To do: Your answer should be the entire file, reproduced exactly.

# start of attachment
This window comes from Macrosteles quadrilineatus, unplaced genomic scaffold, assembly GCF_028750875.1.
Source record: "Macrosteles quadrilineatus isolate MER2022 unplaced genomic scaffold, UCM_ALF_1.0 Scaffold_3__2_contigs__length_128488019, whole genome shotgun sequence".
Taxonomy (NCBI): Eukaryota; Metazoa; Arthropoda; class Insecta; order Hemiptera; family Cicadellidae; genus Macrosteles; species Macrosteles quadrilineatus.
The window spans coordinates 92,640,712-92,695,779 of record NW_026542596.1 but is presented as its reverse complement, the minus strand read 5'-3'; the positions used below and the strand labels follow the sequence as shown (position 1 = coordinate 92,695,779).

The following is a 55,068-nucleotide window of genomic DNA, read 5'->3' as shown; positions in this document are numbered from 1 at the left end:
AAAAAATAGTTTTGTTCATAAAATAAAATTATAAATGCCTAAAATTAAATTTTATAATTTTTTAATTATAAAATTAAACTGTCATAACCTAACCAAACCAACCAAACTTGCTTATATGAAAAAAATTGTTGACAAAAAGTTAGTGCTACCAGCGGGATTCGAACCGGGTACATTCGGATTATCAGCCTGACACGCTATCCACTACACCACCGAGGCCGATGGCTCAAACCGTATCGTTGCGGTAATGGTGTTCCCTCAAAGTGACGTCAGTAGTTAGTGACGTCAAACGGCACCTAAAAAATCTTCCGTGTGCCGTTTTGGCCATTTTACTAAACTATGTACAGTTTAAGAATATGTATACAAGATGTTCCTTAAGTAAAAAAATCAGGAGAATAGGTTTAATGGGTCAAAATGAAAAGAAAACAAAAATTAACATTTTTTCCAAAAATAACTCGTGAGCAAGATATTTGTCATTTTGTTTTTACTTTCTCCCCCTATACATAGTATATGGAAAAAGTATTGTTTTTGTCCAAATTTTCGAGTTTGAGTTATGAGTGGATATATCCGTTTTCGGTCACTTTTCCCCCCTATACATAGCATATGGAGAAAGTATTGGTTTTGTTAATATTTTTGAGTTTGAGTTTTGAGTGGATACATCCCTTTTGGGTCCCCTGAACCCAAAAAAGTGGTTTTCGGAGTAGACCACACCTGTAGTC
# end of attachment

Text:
This window comes from Macrosteles quadrilineatus, unplaced genomic scaffold, assembly GCF_028750875.1.
Source record: "Macrosteles quadrilineatus isolate MER2022 unplaced genomic scaffold, UCM_ALF_1.0 Scaffold_3__2_contigs__length_128488019, whole genome shotgun sequence".
Taxonomy (NCBI): Eukaryota; Metazoa; Arthropoda; class Insecta; order Hemiptera; family Cicadellidae; genus Macrosteles; species Macrosteles quadrilineatus.
The window spans coordinates 92,640,712-92,695,779 of record NW_026542596.1 but is presented as its reverse complement, the minus strand read 5'-3'; the positions used below and the strand labels follow the sequence as shown (position 1 = coordinate 92,695,779).

The following is a 55,068-nucleotide window of genomic DNA, read 5'->3' as shown; positions in this document are numbered from 1 at the left end:
AAAAAATAGTTTTGTTCATAAAATAAAATTATAAATGCCTAAAATTAAATTTTATAATTTTTTAATTATAAAATTAAACTGTCATAACCTAACCAAACCAACCAAACTTGCTTATATGAAAAAAATTGTTGACAAAAAGTTAGTGCTACCAGCGGGATTCGAACCGGGTACATTCGGATTATCAGCCTGACACGCTATCCACTACACCACCGAGGCCGATGGCTCAAACCGTATCGTTGCGGTAATGGTGTTCCCTCAAAGTGACGTCAGTAGTTAGTGACGTCAAACGGCACCTAAAAAATCTTCCGTGTGCCGTTTTGGCCATTTTACTAAACTATGTACAGTTTAAGAATATGTATACAAGATGTTCCTTAAGTAAAAAAATCAGGAGAATAGGTTTAATGGGTCAAAATGAAAAGAAAACAAAAATTAACATTTTTTCCAAAAATAACTCGTGAGCAAGATATTTGTCATTTTGTTTTTACTTTCTCCCCCTATACATAGTATATGGAAAAAGTATTGTTTTTGTCCAAATTTTCGAGTTTGAGTTATGAGTGGATATATCCGTTTTCGGTCACTTTTCCCCCCTATACATAGCATATGGAGAAAGTATTGGTTTTGTTAATATTTTTGAGTTTGAGTTTTGAGTGGATACATCCCTTTTGGGTCCCCTGAACCCAAAAAAGTGGTTTTCGGAGTAGACCACACCTGTAGTC